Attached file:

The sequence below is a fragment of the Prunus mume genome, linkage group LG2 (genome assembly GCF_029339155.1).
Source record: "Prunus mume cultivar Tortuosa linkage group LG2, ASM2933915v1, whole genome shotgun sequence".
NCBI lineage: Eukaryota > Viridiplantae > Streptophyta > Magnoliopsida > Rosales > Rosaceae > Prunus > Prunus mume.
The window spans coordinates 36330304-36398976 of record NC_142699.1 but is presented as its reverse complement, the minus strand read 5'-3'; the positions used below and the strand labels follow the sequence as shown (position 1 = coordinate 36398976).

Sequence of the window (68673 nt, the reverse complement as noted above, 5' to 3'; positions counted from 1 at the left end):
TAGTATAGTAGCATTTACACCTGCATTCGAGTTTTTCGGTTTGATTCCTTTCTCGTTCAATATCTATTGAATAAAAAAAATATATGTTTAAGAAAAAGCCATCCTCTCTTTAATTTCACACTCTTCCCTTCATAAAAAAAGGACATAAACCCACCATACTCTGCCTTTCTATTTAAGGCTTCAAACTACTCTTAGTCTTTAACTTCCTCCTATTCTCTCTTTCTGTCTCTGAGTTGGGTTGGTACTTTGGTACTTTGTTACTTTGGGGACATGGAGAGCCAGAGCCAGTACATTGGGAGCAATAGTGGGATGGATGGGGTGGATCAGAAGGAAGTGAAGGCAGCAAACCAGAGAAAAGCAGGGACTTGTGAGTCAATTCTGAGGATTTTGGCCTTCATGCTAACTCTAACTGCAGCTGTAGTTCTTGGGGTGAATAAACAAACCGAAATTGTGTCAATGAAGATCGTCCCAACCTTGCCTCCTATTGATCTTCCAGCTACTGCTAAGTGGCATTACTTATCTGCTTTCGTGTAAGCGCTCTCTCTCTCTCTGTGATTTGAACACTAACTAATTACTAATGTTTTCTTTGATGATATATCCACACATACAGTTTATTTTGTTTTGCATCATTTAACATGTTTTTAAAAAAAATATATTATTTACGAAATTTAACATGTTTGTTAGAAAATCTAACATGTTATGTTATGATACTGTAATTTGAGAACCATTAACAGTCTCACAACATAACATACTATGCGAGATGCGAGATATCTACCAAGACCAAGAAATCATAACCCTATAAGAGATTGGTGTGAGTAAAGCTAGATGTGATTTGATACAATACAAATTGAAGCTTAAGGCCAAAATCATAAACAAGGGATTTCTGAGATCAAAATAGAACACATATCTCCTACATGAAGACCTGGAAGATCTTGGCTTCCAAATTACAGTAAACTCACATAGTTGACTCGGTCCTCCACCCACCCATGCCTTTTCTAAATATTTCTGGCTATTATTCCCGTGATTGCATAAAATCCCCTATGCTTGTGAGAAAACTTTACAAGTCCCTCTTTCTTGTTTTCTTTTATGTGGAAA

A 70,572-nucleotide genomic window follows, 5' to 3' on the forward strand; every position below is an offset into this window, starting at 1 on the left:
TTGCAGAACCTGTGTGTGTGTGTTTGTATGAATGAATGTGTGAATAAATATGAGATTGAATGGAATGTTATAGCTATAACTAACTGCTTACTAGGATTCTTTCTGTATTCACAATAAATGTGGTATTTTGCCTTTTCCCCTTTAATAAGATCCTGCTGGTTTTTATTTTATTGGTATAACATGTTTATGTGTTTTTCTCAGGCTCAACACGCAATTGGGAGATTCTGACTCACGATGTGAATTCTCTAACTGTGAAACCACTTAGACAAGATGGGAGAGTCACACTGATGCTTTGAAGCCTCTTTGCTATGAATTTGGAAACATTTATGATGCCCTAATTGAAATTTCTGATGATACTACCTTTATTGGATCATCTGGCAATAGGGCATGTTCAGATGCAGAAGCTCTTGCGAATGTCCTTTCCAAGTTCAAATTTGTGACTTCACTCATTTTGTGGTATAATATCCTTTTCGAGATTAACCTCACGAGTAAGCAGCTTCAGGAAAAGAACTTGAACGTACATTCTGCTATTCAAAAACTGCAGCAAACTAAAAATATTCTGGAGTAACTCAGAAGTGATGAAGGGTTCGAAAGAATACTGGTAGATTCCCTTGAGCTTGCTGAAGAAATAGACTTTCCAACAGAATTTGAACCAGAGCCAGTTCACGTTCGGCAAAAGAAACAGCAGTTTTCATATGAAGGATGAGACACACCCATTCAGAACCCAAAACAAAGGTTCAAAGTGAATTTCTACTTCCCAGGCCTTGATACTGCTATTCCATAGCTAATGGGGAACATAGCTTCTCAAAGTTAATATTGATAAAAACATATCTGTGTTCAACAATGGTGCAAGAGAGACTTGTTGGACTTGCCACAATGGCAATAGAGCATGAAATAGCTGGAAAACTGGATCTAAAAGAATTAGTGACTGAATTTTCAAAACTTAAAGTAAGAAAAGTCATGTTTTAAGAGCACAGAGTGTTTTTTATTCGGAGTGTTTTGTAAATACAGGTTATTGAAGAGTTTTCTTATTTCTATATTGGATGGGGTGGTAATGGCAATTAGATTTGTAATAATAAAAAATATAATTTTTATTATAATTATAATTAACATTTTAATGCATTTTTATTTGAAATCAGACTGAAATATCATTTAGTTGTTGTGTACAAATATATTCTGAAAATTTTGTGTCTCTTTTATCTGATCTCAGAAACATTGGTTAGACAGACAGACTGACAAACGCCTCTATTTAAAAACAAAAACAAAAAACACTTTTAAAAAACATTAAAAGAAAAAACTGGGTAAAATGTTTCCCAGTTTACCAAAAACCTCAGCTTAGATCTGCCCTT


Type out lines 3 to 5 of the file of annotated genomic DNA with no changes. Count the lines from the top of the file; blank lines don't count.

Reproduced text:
NCBI lineage: Eukaryota > Viridiplantae > Streptophyta > Magnoliopsida > Rosales > Rosaceae > Prunus > Prunus mume.
The window spans coordinates 36330304-36398976 of record NC_142699.1 but is presented as its reverse complement, the minus strand read 5'-3'; the positions used below and the strand labels follow the sequence as shown (position 1 = coordinate 36398976).

Sequence of the window (68673 nt, the reverse complement as noted above, 5' to 3'; positions counted from 1 at the left end):